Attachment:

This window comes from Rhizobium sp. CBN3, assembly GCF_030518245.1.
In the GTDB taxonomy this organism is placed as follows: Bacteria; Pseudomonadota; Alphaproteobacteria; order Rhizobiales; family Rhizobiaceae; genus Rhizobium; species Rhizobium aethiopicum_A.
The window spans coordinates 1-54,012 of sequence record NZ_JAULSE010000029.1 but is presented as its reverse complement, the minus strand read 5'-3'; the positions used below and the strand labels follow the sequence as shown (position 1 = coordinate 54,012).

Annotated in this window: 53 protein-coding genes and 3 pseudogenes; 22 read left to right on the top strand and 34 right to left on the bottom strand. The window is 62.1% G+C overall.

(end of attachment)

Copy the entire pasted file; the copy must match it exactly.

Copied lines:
This window comes from Rhizobium sp. CBN3, assembly GCF_030518245.1.
In the GTDB taxonomy this organism is placed as follows: Bacteria; Pseudomonadota; Alphaproteobacteria; order Rhizobiales; family Rhizobiaceae; genus Rhizobium; species Rhizobium aethiopicum_A.
The window spans coordinates 1-54,012 of sequence record NZ_JAULSE010000029.1 but is presented as its reverse complement, the minus strand read 5'-3'; the positions used below and the strand labels follow the sequence as shown (position 1 = coordinate 54,012).

Annotated in this window: 53 protein-coding genes and 3 pseudogenes; 22 read left to right on the top strand and 34 right to left on the bottom strand. The window is 62.1% G+C overall.